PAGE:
Audrey L. McCombs and Claus Kadelka
The Centers for Disease Control and Prevention’s plan for who gets vaccines and in what order, saved almost as many lives and prevented almost as many infections as a theoretically perfect rollout, according to a new mathematical model we’ve developed to assess rollout of COVID-19 grafts in the United States
In December 2020, with a limited number of vaccines available, the CDC had to make a difficult decision: Who gets the COVID-19 vaccines first? It decided to divide the US population into four groups for vaccine prioritization based on age, occupation, living conditions and known COVID-19 risk factors.
Using a new model and an Iowa State University supercomputer, we compared the real CDC recommendations with 17.5 million possible strategies that also shifted the rollout into up to four phases. To calculate how well a vaccine allocation strategy worked, our model measured total deaths, cases, infections, and lost life years.
We found that the CDC allocation strategy performed exceptionally well – within 4% of perfect – in all four targets.
According to our model, the CDC’s decisions not to vaccinate children in the first place and to prioritize health care and other important workers over non-essential workers were both correct. But our model also showed that giving people with known risk factors earlier access to vaccines would have led to slightly better results.
No single rollout was able to simultaneously minimize deaths, cases, infections and lost life years. For example, the strategy that minimized deaths led to a higher number of cases. Given these limitations, the CDC plan did a good job of balancing the four goals of vaccination and was particularly good at reducing deaths.
Why it matters
Many other studies have looked at a small number of alternative rollouts of COVID-19 vaccines. Our project incorporated several characteristics of the current pandemic and considered 17.5 million possible strategies. We believe that this gives our results more authority.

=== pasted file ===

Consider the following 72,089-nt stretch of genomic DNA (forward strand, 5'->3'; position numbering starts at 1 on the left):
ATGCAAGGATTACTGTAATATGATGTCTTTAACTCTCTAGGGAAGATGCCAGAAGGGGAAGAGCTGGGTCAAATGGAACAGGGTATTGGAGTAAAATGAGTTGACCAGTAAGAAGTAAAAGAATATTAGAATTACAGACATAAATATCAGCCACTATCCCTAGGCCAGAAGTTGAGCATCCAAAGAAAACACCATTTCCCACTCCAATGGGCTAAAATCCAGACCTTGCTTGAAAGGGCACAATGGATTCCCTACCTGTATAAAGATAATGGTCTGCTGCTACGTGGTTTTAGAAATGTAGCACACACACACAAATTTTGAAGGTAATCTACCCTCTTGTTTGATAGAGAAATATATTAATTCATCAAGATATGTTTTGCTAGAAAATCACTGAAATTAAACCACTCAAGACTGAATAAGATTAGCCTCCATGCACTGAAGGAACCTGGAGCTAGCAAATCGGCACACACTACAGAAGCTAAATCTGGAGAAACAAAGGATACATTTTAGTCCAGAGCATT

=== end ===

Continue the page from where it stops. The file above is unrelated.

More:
Our model includes differences in the severity of the disease and susceptibility to coronavirus due to age. It also incorporates levels of social distance that change over time, as well as variable infectivity to account for more infectious virus strains such as the delta variant.
All of this gave us the opportunity to accurately assess the CDC’s previous decisions. But the greater value of our modeling approach lies in how it can help manage future policy.
By changing model inputs, we were able to show how optimal deployment strategies should change given different vaccination dust and for different vaccines that can protect in different ways against infection or death. For countries currently planning COVID-19 vaccination strategies, our model can help decision makers develop the most effective strategies given their local resources and specifications. And even in the United States, our modeling technology can inform booster shot allocation strategies and future vaccine deployments so healthcare administrators can make the most of limited resources.
What you still do not know
Every model is a simplification of reality. Our model did not take into account re-infections or varying levels of vaccination dust based on socioeconomic status, political ideology, or race. We also assumed that the level of hesitation was constant over time.
In addition, some important factors for the spread of coronavirus – such as contact rates between individuals of different ages and demographic groups and the infectivity of asymptomatic and vaccinated individuals – are still unknown. Better data on these parameters would improve the accuracy of our results.
Now that we’ve built the model, we can expand it. For example, we can study how declining immunity and booster shots can affect the spread of the disease. Our computer code is available to the public and we hope it will guide health politicians in the United States and around the world.
Audrey L. McCombs is a Ph.D. graduate in ecology and statistics from Iowa State University. Claus Kadelka is an assistant professor of mathematics at Iowa State University. This article is republished from The Conversation under a Creative Commons license. Read the original article.